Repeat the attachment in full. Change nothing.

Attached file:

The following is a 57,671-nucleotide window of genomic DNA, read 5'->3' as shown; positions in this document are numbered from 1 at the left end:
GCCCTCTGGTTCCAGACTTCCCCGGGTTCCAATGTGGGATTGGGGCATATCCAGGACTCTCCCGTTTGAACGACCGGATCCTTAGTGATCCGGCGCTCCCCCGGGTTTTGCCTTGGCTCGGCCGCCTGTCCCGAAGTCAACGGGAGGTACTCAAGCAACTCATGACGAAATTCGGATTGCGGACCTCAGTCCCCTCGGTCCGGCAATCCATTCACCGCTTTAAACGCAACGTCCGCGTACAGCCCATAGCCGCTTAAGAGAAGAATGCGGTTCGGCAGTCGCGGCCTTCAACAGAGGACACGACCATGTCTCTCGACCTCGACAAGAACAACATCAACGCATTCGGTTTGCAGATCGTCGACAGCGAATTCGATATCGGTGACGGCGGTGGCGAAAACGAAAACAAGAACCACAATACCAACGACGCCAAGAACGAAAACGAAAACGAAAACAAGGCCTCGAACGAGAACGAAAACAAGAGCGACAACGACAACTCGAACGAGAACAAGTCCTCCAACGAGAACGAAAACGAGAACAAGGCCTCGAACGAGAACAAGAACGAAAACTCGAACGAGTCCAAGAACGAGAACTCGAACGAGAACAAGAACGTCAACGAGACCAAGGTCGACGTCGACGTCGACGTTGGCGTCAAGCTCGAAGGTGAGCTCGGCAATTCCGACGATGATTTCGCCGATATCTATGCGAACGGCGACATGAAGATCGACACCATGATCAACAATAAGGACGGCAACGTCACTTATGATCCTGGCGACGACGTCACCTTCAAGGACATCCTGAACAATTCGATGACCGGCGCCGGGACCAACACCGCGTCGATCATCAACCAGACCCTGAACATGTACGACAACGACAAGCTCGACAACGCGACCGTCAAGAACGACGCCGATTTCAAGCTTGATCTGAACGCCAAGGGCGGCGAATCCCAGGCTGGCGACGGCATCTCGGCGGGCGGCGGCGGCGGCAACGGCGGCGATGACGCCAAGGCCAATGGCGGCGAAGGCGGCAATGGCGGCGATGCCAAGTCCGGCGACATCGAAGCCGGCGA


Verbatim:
The following is a 57,671-nucleotide window of genomic DNA, read 5'->3' as shown; positions in this document are numbered from 1 at the left end:
GCCCTCTGGTTCCAGACTTCCCCGGGTTCCAATGTGGGATTGGGGCATATCCAGGACTCTCCCGTTTGAACGACCGGATCCTTAGTGATCCGGCGCTCCCCCGGGTTTTGCCTTGGCTCGGCCGCCTGTCCCGAAGTCAACGGGAGGTACTCAAGCAACTCATGACGAAATTCGGATTGCGGACCTCAGTCCCCTCGGTCCGGCAATCCATTCACCGCTTTAAACGCAACGTCCGCGTACAGCCCATAGCCGCTTAAGAGAAGAATGCGGTTCGGCAGTCGCGGCCTTCAACAGAGGACACGACCATGTCTCTCGACCTCGACAAGAACAACATCAACGCATTCGGTTTGCAGATCGTCGACAGCGAATTCGATATCGGTGACGGCGGTGGCGAAAACGAAAACAAGAACCACAATACCAACGACGCCAAGAACGAAAACGAAAACGAAAACAAGGCCTCGAACGAGAACGAAAACAAGAGCGACAACGACAACTCGAACGAGAACAAGTCCTCCAACGAGAACGAAAACGAGAACAAGGCCTCGAACGAGAACAAGAACGAAAACTCGAACGAGTCCAAGAACGAGAACTCGAACGAGAACAAGAACGTCAACGAGACCAAGGTCGACGTCGACGTCGACGTTGGCGTCAAGCTCGAAGGTGAGCTCGGCAATTCCGACGATGATTTCGCCGATATCTATGCGAACGGCGACATGAAGATCGACACCATGATCAACAATAAGGACGGCAACGTCACTTATGATCCTGGCGACGACGTCACCTTCAAGGACATCCTGAACAATTCGATGACCGGCGCCGGGACCAACACCGCGTCGATCATCAACCAGACCCTGAACATGTACGACAACGACAAGCTCGACAACGCGACCGTCAAGAACGACGCCGATTTCAAGCTTGATCTGAACGCCAAGGGCGGCGAATCCCAGGCTGGCGACGGCATCTCGGCGGGCGGCGGCGGCGGCAACGGCGGCGATGACGCCAAGGCCAATGGCGGCGAAGGCGGCAATGGCGGCGATGCCAAGTCCGGCGACATCGAAGCCGGCGA